Virginia Criminal Defense Attorney | Immigration and Criminal Convictions

Portner & Shure Law Firm Serving Maryland, Virginia & Washington D.C.

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When you face certain criminal convictions within the state of Virginia, you may also face serious immigration consequences if you are found to be guilty. Being found "guilty" means any pleas of guilt and nolo contendere pleas if there is any form of punishment. You are not considered guilty if there are deferred dispositions that are not a guilty or a nolo contendere plea.

The immigration consequences that you face depend on your current immigration status. If you entered into the United States without inspection, or if you are a temporary immigrant applying for permanent residence, or if you are a permanent resident or nonimmigrant looking to reenter the United States after traveling abroad, you are facing inadmissibility. If you are a nonimmigrant or a permanent resident with a green card, then you are facing deportation.

Inadmissibility

Crimes that may be grounds for inadmissibility are crimes involving moral turpitude, controlled substance offense, multiple offenses, and certain acts of prostitution.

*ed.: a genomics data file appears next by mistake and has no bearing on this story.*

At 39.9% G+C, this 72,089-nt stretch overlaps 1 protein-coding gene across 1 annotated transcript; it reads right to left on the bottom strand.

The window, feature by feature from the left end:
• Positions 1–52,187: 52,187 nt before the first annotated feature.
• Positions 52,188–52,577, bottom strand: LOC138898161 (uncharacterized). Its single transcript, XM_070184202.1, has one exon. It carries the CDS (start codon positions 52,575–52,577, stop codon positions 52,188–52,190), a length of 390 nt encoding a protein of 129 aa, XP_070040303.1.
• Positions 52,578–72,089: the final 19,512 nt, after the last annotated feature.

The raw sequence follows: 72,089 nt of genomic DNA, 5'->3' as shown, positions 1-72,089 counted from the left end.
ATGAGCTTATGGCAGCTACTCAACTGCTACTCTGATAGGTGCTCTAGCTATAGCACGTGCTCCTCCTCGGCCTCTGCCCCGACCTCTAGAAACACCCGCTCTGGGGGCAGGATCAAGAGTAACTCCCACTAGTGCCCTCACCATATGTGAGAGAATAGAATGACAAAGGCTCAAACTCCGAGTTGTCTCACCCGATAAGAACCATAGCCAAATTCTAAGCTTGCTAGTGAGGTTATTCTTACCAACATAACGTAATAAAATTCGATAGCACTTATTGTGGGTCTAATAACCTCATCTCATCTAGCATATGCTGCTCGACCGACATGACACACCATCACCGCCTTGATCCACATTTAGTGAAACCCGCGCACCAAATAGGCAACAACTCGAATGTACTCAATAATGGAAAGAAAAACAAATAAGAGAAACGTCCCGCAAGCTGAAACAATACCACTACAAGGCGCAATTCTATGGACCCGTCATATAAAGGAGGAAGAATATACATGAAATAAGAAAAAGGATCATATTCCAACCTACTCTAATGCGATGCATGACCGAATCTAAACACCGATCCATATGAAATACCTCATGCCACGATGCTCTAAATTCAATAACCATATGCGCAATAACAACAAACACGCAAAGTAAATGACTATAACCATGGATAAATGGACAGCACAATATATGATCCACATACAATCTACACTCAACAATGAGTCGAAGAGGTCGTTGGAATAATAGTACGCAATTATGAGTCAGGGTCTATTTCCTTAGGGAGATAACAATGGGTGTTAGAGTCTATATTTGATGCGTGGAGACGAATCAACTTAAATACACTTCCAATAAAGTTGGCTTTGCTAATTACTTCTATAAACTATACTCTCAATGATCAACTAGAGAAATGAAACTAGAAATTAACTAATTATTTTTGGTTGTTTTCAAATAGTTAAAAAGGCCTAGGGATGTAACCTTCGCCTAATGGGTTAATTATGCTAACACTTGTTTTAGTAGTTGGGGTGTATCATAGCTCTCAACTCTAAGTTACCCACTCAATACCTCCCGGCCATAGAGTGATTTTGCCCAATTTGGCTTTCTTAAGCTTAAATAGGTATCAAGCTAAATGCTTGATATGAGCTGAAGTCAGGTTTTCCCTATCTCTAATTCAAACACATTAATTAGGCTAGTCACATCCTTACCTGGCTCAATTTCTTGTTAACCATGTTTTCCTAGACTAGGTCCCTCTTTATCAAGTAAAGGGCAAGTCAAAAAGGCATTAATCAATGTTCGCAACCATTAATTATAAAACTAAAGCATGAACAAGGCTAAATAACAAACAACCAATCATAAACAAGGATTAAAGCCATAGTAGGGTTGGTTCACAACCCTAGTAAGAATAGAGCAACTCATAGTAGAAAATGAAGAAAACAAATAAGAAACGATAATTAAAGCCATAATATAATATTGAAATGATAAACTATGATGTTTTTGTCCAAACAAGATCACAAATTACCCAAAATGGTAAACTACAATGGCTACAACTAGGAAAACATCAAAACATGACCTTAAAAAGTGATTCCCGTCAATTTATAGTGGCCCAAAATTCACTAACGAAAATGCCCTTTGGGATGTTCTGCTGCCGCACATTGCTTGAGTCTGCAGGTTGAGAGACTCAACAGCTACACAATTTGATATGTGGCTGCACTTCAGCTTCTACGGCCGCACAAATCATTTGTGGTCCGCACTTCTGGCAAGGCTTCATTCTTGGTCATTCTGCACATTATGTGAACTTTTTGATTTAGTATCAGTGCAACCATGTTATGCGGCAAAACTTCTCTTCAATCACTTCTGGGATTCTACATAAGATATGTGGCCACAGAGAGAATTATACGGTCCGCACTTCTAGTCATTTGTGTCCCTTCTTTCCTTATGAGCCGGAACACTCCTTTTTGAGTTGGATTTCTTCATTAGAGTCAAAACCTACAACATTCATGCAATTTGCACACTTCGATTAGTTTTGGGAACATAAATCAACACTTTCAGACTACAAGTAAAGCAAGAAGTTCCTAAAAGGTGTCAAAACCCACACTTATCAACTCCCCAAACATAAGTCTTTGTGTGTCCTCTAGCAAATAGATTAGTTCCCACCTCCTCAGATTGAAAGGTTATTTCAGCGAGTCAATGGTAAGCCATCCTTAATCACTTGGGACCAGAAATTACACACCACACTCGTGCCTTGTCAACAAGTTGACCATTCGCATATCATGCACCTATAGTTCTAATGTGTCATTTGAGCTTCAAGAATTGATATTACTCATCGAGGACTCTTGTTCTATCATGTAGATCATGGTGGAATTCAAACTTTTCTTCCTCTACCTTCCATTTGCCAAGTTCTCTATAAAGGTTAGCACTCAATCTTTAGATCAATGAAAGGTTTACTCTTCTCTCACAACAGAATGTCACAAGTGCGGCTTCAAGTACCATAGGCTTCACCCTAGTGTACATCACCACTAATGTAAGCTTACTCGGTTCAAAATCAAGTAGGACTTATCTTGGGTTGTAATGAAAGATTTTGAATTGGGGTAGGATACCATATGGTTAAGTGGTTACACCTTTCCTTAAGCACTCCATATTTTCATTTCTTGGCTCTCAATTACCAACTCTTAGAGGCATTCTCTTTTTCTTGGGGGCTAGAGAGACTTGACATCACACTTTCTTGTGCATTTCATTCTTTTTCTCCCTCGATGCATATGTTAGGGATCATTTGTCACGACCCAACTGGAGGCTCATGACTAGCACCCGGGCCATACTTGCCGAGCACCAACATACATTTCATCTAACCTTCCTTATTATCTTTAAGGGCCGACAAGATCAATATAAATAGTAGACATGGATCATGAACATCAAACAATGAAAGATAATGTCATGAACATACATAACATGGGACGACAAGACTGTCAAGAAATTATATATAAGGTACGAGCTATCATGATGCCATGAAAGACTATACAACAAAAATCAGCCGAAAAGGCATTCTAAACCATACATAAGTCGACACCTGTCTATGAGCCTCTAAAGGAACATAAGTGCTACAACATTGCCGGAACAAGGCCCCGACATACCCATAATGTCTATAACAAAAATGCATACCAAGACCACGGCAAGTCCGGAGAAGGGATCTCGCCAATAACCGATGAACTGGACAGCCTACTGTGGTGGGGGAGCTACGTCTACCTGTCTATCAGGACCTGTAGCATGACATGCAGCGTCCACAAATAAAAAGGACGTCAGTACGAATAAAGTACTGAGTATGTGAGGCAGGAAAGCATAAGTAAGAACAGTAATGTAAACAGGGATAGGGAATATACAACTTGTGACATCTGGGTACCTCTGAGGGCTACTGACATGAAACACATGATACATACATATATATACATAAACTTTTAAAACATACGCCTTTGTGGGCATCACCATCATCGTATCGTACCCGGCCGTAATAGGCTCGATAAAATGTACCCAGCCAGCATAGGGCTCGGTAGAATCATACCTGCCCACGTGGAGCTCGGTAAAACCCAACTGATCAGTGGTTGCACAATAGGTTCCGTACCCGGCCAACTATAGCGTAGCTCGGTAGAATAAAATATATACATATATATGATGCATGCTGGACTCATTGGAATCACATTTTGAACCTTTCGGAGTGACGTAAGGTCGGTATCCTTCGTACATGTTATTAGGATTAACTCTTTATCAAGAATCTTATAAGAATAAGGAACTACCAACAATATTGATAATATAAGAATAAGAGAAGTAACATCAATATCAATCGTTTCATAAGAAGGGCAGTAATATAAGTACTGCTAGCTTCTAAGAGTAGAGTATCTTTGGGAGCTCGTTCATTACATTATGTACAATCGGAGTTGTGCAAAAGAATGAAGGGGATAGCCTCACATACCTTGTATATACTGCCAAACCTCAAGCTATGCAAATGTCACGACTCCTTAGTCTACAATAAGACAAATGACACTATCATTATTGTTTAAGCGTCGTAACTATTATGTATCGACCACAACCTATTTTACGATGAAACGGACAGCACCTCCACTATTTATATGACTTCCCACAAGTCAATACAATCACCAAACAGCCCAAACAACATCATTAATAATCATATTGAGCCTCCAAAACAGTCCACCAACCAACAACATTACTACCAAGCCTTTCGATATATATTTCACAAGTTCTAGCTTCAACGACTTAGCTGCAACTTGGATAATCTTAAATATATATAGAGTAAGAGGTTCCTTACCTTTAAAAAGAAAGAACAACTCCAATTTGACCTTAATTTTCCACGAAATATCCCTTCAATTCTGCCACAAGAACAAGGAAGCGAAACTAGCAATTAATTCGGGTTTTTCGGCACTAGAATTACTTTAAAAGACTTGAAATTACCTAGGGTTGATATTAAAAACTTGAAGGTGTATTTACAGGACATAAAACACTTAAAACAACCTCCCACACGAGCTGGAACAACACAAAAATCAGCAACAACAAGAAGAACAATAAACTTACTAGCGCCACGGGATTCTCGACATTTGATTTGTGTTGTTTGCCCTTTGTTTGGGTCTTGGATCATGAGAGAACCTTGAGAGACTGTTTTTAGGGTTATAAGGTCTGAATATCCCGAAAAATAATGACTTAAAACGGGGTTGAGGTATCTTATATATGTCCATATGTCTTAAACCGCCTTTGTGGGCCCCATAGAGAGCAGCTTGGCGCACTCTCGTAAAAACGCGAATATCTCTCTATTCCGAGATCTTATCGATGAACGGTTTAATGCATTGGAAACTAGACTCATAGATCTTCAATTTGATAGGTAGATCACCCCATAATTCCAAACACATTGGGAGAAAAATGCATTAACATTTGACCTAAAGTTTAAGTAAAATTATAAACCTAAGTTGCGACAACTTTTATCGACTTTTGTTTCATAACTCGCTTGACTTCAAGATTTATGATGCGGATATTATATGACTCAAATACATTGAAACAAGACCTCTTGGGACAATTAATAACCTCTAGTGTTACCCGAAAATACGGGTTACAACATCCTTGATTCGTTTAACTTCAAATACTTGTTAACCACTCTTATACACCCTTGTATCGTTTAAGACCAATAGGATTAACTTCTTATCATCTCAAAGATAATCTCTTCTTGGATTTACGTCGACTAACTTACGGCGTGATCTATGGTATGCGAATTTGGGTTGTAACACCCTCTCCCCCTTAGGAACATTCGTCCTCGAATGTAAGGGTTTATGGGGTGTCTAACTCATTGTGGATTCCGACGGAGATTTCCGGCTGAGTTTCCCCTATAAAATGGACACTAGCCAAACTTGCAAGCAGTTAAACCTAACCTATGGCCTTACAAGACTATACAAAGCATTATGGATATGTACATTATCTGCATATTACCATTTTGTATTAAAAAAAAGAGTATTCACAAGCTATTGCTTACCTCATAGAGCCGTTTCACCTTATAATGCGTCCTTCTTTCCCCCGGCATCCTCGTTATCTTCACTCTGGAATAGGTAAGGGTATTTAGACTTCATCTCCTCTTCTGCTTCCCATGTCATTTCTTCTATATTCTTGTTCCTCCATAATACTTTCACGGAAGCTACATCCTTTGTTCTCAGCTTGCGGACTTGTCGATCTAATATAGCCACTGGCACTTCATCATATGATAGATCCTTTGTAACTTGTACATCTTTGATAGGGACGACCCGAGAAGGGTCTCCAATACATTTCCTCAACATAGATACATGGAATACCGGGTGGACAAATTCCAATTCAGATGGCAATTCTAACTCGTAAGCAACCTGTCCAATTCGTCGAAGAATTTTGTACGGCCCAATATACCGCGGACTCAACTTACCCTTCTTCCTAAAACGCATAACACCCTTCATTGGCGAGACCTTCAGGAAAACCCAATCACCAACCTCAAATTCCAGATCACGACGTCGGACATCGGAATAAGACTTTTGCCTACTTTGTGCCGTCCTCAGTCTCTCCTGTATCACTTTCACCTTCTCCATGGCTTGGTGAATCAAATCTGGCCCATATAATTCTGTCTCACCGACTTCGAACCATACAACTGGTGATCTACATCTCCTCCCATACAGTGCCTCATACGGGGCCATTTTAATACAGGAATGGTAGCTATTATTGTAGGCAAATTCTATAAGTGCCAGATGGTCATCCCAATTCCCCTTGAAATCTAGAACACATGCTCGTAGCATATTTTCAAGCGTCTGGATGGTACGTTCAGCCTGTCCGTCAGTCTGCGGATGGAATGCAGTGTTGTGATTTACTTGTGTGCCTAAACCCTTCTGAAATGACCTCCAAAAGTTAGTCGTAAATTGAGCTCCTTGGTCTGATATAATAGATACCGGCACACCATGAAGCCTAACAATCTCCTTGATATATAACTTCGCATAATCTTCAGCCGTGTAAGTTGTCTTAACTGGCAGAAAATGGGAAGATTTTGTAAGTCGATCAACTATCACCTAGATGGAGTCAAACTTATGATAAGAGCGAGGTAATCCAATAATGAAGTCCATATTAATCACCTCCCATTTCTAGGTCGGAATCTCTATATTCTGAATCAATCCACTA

A crime involving moral turpitude (CIMT) is usually a crime of theft, fraud, and a crime of violence. Crimes that are not considered a CIMT are regulatory offenses, DUIs, and certain drug offenses. If you commit multiple CIMTs, you will be considered inadmissible, but if you commit only one CIMT that is a "petty offense," then you will not be considered inadmissible. A petty offense is a crime that is not punishable by more than one year of jail time and the you were not sentenced to more than 6 months.

A controlled substance offense is any offense that includes simple possession of any quantity of any controlled substance. Multiple offenses, if the aggregate sentence is 5 years or more, will be grounds for inadmissibility. Certain acts of prostitution may be grounds for inadmissibility, but simple solicitation will not be grounds for inadmissibility.

Deportation

Crimes that may be grounds for deportation are aggravated felonies, CIMTs, controlled substance conviction, firearm or destructive-device convictions, and certain domestic crimes.

There are many crimes that are considered aggravated felonies, but the common ones are murder, rape, sexual abuse of a minor, kidnapping, burglary, theft crimes with a sentence of one or more years, and trafficking in controlled substances.

CIMTs committed within five years of the date of admission and are punishable by at least 1 year in prison are grounds for deportation. Also, multiple CIMTs which are not arising out of the same scheme will also be grounds for deportation.

Controlled substance conviction convictions will be grounds for deportation, except for single offenses of simple marijuana possession of 30 grams or less. Firearm or destructive-device convictions, even minor ones, along with domestic violence, stalking, child abuse, child neglect and abandonment, and violation of protective orders are all grounds for deportation.